Classic Streamliners - TRAINCYCLOPEDIA
Henry Flagler's train "Rambler" returning from Key West on the Overseas Railroad, completed in 1912. Photo taken on 25 January 1912.
A railway that goes to sea, 1928.
Crossing a bridge on the Overseas Railroad during a storm, May 1915.
Map of the Overseas Railroad.
First train arriving at Key West, January 22, 1912.
Remains of the Long Key Fishing Camp and a portion of the Flagler Railroad, after the hurricane in 1935. The lodge originally included an office, recreation and dining rooms downstairs, and a hotel upstairs. It, along with 17 cottages, a post office and a railroad station, were all demolished by 180-plus MPH winds. In the wake of this hurricane and the destruction of some 30 miles of Henry Flagler's railroad tracks, Flagler's interests offered right-of-way to the state of Florida. Three years after the storm, the railroad bed became the Overseas Highway. Archives of Florida, Florida Memory
The Overseas Railroad bridge south of Bahia Honda Key, Florida in 2006.
Mwanner at the English language Wikipedia [CC BY-SA 3.0 (http://creativecommons.org/licenses/by-sa/3.0/)]
The Overseas Railroad (also known as Florida Overseas Railroad, the Overseas Extension, and Flagler's Folly) was an extension of the Florida East Coast Railway to Key West, a city located 128 miles (204.8 km) beyond the end of the Florida peninsula. Work on the line started in 1905 and it operated from 1912 to 1935, when it was partially destroyed by the Labor Day Hurricane.
Henry Flagler and the origin of the Florida East Coast Railway
Henry Flagler (1830–1913) was a principal in Rockefeller, Andrews & Flagler and later a founder of Standard Oil during the Gilded Age in the United States. The wealthy man took an interest in Florida while seeking a warmer climate for his ailing first wife in the late 1870s. Returning to Florida in 1881, he became the builder and developer of resort hotels and railroads along the east coast of Florida.
Beginning with St. Augustine, he moved progressively south. Flagler helped develop Ormond Beach, Daytona Beach, and Palm Beach, and became known as the Father of Miami, Florida.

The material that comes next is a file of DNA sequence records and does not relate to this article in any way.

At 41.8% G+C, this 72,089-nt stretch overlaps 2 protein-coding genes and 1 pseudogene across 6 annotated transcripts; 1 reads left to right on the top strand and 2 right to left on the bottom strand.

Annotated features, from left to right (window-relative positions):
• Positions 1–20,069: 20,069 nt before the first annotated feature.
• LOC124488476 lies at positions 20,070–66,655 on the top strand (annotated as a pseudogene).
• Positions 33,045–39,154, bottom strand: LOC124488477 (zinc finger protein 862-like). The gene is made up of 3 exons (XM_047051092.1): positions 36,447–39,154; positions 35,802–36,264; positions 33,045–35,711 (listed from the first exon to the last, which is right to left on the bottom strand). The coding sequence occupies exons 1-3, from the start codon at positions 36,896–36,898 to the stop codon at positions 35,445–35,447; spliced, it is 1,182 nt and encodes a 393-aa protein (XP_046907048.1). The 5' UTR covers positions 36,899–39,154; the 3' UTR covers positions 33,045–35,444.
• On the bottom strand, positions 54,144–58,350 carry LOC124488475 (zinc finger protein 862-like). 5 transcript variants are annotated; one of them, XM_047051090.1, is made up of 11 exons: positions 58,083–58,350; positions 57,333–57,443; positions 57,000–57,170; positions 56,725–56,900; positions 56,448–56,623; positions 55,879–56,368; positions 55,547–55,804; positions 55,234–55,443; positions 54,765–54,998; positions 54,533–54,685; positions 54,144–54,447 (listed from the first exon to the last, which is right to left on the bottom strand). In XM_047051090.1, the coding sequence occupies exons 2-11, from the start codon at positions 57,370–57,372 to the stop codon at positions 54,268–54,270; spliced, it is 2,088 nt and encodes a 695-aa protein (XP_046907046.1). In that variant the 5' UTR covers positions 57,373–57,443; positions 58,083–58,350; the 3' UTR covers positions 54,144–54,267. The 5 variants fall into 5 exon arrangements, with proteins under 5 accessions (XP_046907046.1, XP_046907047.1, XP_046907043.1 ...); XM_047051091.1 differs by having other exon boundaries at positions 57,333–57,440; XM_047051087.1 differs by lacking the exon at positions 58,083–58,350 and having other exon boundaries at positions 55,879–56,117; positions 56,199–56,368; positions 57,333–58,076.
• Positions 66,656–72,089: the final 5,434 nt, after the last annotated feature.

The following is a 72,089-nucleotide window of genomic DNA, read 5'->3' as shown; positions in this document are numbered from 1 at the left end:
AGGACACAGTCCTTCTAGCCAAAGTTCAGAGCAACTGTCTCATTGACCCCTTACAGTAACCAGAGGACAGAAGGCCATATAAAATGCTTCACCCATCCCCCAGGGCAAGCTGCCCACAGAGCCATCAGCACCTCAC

Flagler's rail network became known as the Florida East Coast Railway (FEC). By 1904, the FEC had reached Homestead, south of Miami.
Key West Extension
After the United States announced in 1905 the construction of the Panama Canal, Flagler became particularly interested in linking Key West to the mainland. Key West, the United States' closest deep-water port to the Canal, could not only take advantage of Cuban and Latin American trade, but the opening of the Canal would allow significant trade possibilities with the West Coast.
Initially called "Flagler's Folly", the construction of the Overseas Railroad required many engineering innovations as well as vast amounts of labor and monetary resources. Once the decision was made to move forward with the project, Flagler sent his engineer William J. Krome to survey potential routes for the railroad. The initially favored route extended the railroad from Homestead southwest through the Everglades to Cape Sable, where it would then cross 25 miles of open water to Big Pine Key and then continue to Key West. However, it was quickly determined that it was more feasible to run the railroad south to Key Largo and follow the islands of the Florida Keys. Krome then surveyed routes to Key Largo, including one over Card Point (which would become the first roadway to the Keys) and Jewfish Creek, which was the selected route.